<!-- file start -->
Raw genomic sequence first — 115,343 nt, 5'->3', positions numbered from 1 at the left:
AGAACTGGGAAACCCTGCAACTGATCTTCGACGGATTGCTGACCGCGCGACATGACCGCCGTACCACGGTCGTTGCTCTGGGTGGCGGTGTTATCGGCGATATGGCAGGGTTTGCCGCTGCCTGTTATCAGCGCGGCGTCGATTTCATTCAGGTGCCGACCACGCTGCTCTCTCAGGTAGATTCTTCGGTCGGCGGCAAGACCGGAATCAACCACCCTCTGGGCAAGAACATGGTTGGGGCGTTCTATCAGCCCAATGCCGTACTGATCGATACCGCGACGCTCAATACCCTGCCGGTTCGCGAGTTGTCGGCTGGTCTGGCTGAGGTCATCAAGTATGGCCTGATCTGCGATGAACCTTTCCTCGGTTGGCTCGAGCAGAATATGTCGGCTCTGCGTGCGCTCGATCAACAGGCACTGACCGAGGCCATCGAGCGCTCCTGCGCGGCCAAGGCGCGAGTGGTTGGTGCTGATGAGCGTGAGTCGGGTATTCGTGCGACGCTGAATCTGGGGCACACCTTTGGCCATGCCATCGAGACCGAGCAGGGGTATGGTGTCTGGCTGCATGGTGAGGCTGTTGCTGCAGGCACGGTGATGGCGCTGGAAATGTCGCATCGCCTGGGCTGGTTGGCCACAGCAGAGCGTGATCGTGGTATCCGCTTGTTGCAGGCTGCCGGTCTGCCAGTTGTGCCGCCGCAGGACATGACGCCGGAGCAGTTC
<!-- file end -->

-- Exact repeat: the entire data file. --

Raw genomic sequence first — 115,343 nt, 5'->3', positions numbered from 1 at the left:
AGAACTGGGAAACCCTGCAACTGATCTTCGACGGATTGCTGACCGCGCGACATGACCGCCGTACCACGGTCGTTGCTCTGGGTGGCGGTGTTATCGGCGATATGGCAGGGTTTGCCGCTGCCTGTTATCAGCGCGGCGTCGATTTCATTCAGGTGCCGACCACGCTGCTCTCTCAGGTAGATTCTTCGGTCGGCGGCAAGACCGGAATCAACCACCCTCTGGGCAAGAACATGGTTGGGGCGTTCTATCAGCCCAATGCCGTACTGATCGATACCGCGACGCTCAATACCCTGCCGGTTCGCGAGTTGTCGGCTGGTCTGGCTGAGGTCATCAAGTATGGCCTGATCTGCGATGAACCTTTCCTCGGTTGGCTCGAGCAGAATATGTCGGCTCTGCGTGCGCTCGATCAACAGGCACTGACCGAGGCCATCGAGCGCTCCTGCGCGGCCAAGGCGCGAGTGGTTGGTGCTGATGAGCGTGAGTCGGGTATTCGTGCGACGCTGAATCTGGGGCACACCTTTGGCCATGCCATCGAGACCGAGCAGGGGTATGGTGTCTGGCTGCATGGTGAGGCTGTTGCTGCAGGCACGGTGATGGCGCTGGAAATGTCGCATCGCCTGGGCTGGTTGGCCACAGCAGAGCGTGATCGTGGTATCCGCTTGTTGCAGGCTGCCGGTCTGCCAGTTGTGCCGCCGCAGGACATGACGCCGGAGCAGTTC